A report by Gartner predicts affordable 3D printers within a few years, opening up a range of possibilities for the technology on a consumer level.
3D printing is an amazing technology with a lot of applications: Companies have already used it to create models, even mechanical ones with working parts; they’ve been used to create working firearms; and on a more peaceful note, they’ve been used to create artificial tissue for surgery, and even body parts like ears.
On the consumer level, the internet is beginning to fill up with free models that one can print at home, such as iPod docks or desk toys. Unfortunately, 3D printers are cost prohibitive and though prices are going down, a good model will still be too expensive and too bulky for the average consumer. A recent Gartner report however, suggests that an “enterprise-class” 3D printer will cost less than $2000 by the year 2016, and that finally opens up the market for you and me to take part.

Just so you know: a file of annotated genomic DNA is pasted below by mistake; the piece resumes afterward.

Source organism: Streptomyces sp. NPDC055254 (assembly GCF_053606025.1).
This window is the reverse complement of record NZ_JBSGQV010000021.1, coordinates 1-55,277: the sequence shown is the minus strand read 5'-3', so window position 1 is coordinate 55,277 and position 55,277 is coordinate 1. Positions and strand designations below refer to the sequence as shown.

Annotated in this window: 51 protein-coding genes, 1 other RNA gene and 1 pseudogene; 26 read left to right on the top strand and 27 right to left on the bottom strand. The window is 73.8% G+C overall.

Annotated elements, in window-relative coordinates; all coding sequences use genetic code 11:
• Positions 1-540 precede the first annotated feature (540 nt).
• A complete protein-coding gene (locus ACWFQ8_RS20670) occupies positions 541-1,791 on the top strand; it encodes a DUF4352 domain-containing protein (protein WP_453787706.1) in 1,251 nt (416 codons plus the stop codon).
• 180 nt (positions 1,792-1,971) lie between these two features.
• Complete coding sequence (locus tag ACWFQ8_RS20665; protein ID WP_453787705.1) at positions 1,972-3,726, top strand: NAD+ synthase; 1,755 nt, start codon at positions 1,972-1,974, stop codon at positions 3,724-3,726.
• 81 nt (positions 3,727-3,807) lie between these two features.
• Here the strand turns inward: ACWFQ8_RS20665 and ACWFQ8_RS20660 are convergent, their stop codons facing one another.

This toy demonstrates the power of 3D printing. It was printed in one piece, with no aditional assembly, and all the gears work
The expanded user base will likely change how business transactions are conducted; designers, architects and manufacturers, even those working on a small scale, can easily produce prototypes or models of their products to demonstrate to customers. At home, 3D printing would facilitate easy creation of household items; both practical ones such as measuring cups, and recreational ones such as Christmas decorations or Halloween masks.
To reach the consumer level though, there may be one more hurdle for the new tech, beyond the price. Nikolaj Farrell, who happens to be my very own brother, is project manager for the 3D printing efforts at a Stockholm-based design company, ABA, and had this to say about the technology: “The CAD- programs are still too complex. Within the industry, it isn’t a problem, but regular consumers don’t have that experience. When it becomes really easy to produce original models, I believe more people will discover the technology and begin using it on a wider scale”
Wohler’s Associates, which is a 3D-print consulting group, estimates that by 2015, the worldwide sales of products and services will be as high as $3.7 billion.